Sid Ganis, president of The Motion Picture Academy, announced today the best picture category at next year’s Oscars will be enlarged from five nominees to 10. Ganis said, “Having 10 best picture nominees is going allow Academy voters to recognize and include some of the fantastic movies that often show up in the other Oscar categories but have been squeezed out of the race for the top prize.” Translation: The Pixar mafia henchmen beat the ever-lovin’ snot out of them because “Ratatouille” and “Wall-E” both got the best picture snub.
The question to ask now, even with Ganis’ explanation, is why? I mean, don’t get me wrong, last year I would have been pleased to see “Wall-E” and “The Dark Knight” added to the list of best picture nominees, but these are awards and there are voters and hey, that’s the way it goes. No, something tells me the motivation behind the increase in nominees isn’t grounded so much in artistic rationale, but rather an attempt by an elitist, insular sect of Hollywood to open it’s proceedings, particularly the category with most clout, to the folks dwelling between Los Angeles and New York City.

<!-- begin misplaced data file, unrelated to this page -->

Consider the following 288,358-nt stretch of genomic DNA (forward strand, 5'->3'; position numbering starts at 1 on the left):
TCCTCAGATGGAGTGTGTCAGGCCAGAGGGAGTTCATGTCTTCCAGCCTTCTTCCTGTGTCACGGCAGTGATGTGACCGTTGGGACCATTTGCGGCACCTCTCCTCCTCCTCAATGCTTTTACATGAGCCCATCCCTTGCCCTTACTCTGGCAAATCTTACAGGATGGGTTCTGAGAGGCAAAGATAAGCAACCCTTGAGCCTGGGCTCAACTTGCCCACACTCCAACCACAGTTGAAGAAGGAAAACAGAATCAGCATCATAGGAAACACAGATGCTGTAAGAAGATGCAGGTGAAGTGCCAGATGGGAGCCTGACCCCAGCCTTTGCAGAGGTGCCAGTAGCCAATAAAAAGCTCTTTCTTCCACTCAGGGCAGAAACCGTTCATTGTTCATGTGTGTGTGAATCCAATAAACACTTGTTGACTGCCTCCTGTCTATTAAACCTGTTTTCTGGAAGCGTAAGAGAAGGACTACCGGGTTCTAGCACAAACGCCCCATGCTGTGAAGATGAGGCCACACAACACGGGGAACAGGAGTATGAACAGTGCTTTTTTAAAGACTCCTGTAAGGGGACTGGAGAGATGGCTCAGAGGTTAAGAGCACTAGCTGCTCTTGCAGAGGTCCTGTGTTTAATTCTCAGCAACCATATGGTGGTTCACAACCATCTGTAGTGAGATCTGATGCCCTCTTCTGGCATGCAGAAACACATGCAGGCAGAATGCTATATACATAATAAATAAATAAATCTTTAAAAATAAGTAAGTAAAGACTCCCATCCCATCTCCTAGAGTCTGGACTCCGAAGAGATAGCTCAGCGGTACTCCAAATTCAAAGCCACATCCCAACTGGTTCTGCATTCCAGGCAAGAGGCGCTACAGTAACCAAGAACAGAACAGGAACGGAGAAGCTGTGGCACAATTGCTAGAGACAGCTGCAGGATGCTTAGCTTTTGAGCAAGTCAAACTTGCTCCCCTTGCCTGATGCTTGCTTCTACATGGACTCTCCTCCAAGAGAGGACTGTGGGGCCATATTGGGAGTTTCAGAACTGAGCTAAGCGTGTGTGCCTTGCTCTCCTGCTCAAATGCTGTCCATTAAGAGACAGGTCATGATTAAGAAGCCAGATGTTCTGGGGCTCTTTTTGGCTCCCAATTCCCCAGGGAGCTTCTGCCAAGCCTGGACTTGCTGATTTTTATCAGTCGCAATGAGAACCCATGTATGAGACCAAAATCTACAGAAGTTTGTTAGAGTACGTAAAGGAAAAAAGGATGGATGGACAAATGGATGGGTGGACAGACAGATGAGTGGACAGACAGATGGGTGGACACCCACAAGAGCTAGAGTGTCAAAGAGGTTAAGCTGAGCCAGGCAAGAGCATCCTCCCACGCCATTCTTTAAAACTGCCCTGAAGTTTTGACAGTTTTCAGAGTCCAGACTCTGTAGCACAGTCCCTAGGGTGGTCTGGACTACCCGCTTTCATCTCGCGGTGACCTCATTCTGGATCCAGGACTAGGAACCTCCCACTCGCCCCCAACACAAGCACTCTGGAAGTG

Ultimately, I don’t like this move at all. After I remove my personal feelings I am absolutely petrified and nearly certain the best picture category will morph from a handful of elite, well-made films nominated to a diluted smorgasbord of cinema ranging from the great to so-so, and all in the name of connecting with those who probably don’t want to connect anyhow. This is going to be a failed experiment. Mark my words.